2. Corporate Attorneys: The desire to switch practice areas is not unique to litigators. Corporate and transactional lawyers realize that they are not "doing deals" as often as they would like or that they spend too much time with volumes of legal jargon and not enough time schmoozing with dealmakers. As legal recruiters, the pattern of calls we receive is quite amusing. For example, during the first half of 2001, as corporate attorneys were being laid off and corporate work was very slow in numerous large American law firms, we started getting calls from corporate attorneys wanting to switch to litigation. In 2000, when the corporate market was doing exceptionally well, we did not receive any calls from corporate attorneys wanting to switch to litigation. One thing about litigation is that there are people who are more suited to it than to corporate work. Litigators tend to have very good verbal and writing abilities and enjoy the human sides of conflict. Conversely, corporate attorneys tend to enjoy the unemotional but controllable aspects of the work they do and the exposure to high-profile deals. Corporate attorneys often have an interest in business as well.

    In the wake of the tremendous demand for young corporate attorneys from 1998 through 2000, many attorneys who were actually more suited to litigation may have gone into the corporate field. Accordingly, there may be justifications now for many of the attorneys who initially chose corporate as a practice group to switch to litigation.
Why Do You Want to Switch?
Attorneys who chose to switch practice areas for the right reasons most often do so because they realize that they are not suited for the particular practice area they are in. It is imperative that you thoroughly evaluate the reasons why you want to switch practice areas. Why do you want to switch? Was it listening to your friends boast about the mega-merger deals they worked on or the salary they command because of the incredible demand for lawyers in their practice areas? Or was it your perceived glamour of courtroom drama or watching countless hours of Ally McBeal?

Have you thought about whether you are seeking to change practice areas because you are unhappy with your current firm? In such circumstances, changing firms may ultimately be the right choice instead. Perhaps you need a vacation after working for 30 days straight in closing a huge deal.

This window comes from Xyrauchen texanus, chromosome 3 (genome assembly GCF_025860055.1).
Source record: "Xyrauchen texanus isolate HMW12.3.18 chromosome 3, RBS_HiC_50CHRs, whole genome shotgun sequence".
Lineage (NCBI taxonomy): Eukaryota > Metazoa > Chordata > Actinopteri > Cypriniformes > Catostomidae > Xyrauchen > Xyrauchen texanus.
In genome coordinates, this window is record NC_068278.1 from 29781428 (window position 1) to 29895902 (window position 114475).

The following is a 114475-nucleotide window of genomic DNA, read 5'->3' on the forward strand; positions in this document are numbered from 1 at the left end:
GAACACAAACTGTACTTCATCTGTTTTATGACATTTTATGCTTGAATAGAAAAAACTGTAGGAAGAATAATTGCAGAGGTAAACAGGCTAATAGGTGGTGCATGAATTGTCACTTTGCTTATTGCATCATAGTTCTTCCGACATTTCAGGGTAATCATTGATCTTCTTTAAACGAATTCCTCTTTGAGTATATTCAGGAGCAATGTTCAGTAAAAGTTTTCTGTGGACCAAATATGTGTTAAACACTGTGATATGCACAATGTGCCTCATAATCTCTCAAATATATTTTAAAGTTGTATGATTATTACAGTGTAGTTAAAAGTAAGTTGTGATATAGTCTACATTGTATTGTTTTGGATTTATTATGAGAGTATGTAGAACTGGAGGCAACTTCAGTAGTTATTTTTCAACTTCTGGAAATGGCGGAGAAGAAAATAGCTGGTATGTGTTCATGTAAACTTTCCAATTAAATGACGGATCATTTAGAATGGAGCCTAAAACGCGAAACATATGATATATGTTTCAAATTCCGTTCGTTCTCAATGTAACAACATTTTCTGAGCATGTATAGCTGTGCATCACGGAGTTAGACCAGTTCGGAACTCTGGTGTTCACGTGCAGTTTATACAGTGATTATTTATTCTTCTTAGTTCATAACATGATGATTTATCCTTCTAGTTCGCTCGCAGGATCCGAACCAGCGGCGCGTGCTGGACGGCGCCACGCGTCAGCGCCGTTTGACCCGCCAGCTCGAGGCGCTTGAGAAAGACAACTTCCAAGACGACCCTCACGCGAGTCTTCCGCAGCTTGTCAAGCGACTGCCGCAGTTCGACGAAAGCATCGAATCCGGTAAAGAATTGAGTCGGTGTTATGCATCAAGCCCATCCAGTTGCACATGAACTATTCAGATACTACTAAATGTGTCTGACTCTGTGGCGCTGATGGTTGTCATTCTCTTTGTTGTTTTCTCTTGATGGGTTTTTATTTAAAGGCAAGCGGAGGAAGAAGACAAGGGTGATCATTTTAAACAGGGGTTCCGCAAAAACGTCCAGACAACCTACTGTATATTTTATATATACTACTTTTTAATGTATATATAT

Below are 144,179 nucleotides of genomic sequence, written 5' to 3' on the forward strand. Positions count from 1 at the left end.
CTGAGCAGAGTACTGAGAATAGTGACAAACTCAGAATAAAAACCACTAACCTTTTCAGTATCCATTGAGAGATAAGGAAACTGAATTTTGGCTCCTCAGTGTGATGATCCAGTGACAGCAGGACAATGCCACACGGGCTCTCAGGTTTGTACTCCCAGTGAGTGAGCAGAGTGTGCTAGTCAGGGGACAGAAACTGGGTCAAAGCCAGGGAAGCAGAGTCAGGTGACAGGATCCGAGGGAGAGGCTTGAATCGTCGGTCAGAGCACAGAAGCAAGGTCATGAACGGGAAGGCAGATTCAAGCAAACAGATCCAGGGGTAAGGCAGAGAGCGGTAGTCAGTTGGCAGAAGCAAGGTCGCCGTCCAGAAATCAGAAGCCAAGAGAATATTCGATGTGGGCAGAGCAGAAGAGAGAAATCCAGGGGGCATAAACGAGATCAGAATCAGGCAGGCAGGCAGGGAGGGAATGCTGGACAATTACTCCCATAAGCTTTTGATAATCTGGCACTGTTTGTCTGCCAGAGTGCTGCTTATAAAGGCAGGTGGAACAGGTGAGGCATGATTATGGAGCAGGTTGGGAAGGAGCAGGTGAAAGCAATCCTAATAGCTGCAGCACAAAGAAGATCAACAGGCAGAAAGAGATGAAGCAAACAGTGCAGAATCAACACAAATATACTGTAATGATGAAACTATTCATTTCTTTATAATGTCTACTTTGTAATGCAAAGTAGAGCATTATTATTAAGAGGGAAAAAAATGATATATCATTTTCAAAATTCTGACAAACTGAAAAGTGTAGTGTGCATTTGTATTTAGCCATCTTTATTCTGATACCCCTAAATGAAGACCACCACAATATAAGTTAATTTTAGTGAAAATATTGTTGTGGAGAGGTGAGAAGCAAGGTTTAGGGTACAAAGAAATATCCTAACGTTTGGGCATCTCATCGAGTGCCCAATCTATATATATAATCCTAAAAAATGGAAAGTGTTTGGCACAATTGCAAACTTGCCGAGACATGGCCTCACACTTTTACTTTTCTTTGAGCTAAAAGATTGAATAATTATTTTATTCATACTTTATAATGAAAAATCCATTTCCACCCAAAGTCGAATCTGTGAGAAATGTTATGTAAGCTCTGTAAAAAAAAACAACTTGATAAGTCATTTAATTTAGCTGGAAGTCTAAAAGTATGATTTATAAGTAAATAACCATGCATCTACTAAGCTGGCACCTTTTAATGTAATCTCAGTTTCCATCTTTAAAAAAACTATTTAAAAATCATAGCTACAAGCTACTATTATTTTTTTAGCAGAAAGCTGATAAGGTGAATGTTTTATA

Whatever the reason, you need to be honest with yourself and identify the reason you are seeking change in your practice area and make sure that your reason has been thoroughly explored and is compelling. You do not want to find yourself in a similar predicament in a year or two after you have switched practice areas.

Critical Analysis
You have to critically analyze yourself to determine if you have the personality traits and qualities to practice in the area you desire. If you are an introvert who does not enjoy a confrontational and adversarial work environment, you should not consider switching your practice area to become a litigator. Are you detail-oriented? Do you enjoy working mostly on your own or with others? Do you have an inquisitive nature? Are you good with numbers? Do you enjoy complex matters? Do you relish winning, rather than seeking a win-win resolution?

Besides analyzing your personality traits, you must also take stock of your credentials, which include both your academic background and your experience. Remember that firms are pedigree hounds! Having an impressive academic background opens a lot of doors, including getting a firm to notice you even if you want to switch practice areas. Another attribute is major law firm experience. A Latham & Watkins corporate associate or a Kirkland & Ellis litigation associate would get much more favorable reception than one who toiled for an unknown firm in North Dakota. (This is not to say that North Dakota does not have great firms).